|via Above Top Secret|
Debuted in: Hitchhiker's Guide to the Galaxy: The Primary Phase - Fit the Second (1978)
Douglas Adams made a huge impact on pop culture across radio, literature, television, and film with his creation of The Hitchhiker's Guide to the Galaxy. Out of all the memorable characters to populate what became best known for the original five books (Hitchhikers; The Restaurant at the End of the Universe; Life, the Universe, and Everything; So Long, and Thanks for all the Fish; Mostly Harmless), choosing the obnoxious Galactic President Zaphod seems like the best choice for an era filled with politicians most people would rather forget. Later featured in a spin-off short story (Young Zaphod Plays It Safe), this parody is so spot-on that the longer H2G2 endures the more likely that future iterations will gravitate more in Zaphod's direction, whenever someone has the opportunity to follow-up on Eoin Colfer's headstart (And Another Thing...). In the 2005 Hollywood version of Hitchhikers, Sam Rockwell offers an amusing taste of things to come.
|via Comic Vine|
Debuted in: 2000 AD No. 2 (1977)
This iconic British creation is actually an American character, part of a future filled with a version of law enforcement that reflects its bleak landscape. A reliable comic book presence that has crossed over from his country of origin to series published by DC and IDW in the United States, Dredd has also been the subject of two films (1995's Judge Dredd and 2012's Dredd). Dredd's endurance over the years belies a relatively low profile compared to other creations on this list, but with his continued appearances makes a bigger and bigger statement to long-term viability.
|via Comic Vine|
Debuted in: Sandman #1 (1989)
Neil Gaiman's version of a classic comic book superhero quickly became a full-blown literary phenomenon, helping launch DC's Vertigo line and establishing Gaiman's later widespread success. The original seventy-five issues of the series gave way to much-celebrated returns in the pages of Endless Nights and The Dream Hunters, as well as the current Overture. Joseph Gordon-Levitt is currently working on the character's big screen debut. Dream's sister Death, who became the quintessential Goth Girl, is another reason this one continues to endure in pop culture. Dream is also known as Morpheus, and represents one of the more philosophical creations from any culture in the past hundred years.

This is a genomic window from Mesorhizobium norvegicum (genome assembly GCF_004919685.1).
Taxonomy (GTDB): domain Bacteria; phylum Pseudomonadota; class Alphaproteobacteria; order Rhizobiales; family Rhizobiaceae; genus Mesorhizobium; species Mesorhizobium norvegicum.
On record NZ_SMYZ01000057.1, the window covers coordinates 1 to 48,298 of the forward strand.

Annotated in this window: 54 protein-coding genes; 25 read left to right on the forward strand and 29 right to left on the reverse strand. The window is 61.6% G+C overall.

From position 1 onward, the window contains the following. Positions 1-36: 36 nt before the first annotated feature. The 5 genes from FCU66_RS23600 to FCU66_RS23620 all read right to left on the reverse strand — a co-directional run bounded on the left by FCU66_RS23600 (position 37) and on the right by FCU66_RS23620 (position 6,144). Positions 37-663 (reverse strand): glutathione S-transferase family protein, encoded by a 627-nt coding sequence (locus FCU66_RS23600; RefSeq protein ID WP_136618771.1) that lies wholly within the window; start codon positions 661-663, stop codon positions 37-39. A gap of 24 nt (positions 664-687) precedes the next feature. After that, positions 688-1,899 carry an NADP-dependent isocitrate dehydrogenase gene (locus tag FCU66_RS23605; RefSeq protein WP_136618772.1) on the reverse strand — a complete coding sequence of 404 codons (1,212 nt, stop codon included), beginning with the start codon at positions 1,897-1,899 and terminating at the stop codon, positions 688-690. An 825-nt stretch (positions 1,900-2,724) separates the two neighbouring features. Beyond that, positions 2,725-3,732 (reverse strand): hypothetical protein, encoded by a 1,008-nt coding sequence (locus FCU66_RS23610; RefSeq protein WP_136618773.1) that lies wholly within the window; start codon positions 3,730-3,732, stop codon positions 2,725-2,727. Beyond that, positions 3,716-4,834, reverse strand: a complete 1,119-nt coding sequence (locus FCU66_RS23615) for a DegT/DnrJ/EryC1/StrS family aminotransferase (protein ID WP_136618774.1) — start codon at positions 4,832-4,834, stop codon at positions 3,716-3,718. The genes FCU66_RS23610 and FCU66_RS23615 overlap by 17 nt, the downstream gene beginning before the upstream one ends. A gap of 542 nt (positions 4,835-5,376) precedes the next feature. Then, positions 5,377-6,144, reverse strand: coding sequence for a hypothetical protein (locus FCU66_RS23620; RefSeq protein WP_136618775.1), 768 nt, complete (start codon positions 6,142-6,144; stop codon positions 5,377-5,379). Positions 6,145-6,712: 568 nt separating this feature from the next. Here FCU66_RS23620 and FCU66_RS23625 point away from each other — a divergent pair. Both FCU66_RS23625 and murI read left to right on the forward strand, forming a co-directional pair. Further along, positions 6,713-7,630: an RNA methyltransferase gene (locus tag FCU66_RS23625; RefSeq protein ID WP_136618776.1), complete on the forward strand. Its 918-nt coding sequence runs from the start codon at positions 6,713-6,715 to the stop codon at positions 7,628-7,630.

5. Mary Poppins
1. Harry Potter
Debuted in: The Hobbit (1937)
It's safe to say that J.R.R. Tolkien, like Douglas Adams, is responsible for more than one memorable character, but Gollum in particular skyrocketed in the popular consciousness after Peter Jackson's depiction of him in his adaptations of The Lord of the Rings, particularly thanks to the much-acclaimed motion-capture performance of Andy Serkis. A portrait of abject corruption, Gollum is surprisingly one of the more nuanced characters on this list, a conflicted individual who sometimes literally argues with himself over doing the right thing. His first appearance, however, depicted a still more complicated version, as a playful Sphinx figure who delights in riddles. Not bad for someone who embodies obsession...
Debuted in: The Lion, the Witch, and the Wardrobe (1950)
Well, unlike Adams and Tolkien, C.S. Lewis probably knew exactly which character from his books outshone the rest. That would be the eponymous lion, Aslan, who leads the Pevensie kids and later groups of Narnia heroes to eventual victory in The Last Battle. Various screen adaptations led to Liam Neeson voicing him starting with 2005's Lion. Lewis plainly used Aslan as a religious allegory, but you don't need to care about the symbolism to know that his brutal murder in Lion is the most affecting scene of the series and one of the defining moments for any character on this list.
Debuted in: Mary Poppins (1934)
The star of eight books (Poppins, Mary Poppins Comes Back, Mary Poppins Opens the Door, Mary Poppins in the Park, Mary Poppins From A to Z, Mary Poppins in the Kitchen, Mary Poppins in Cherry Tree Lane, and Mary Poppins and the House Next Door) was popular before the 1964 film, but chances are she endures most because of the film. The torturous journey from book to film was the subject of the 2013 movie Saving Mr. Banks, in which a battle of wills is pitched between creator P.L. Travers and Walt Disney. Mary may be reflective of how others from the list may age as the years advance, but she's a remarkable entirely of her own accord, a modern fairy tale creation about the transformative potential in both kids and adults.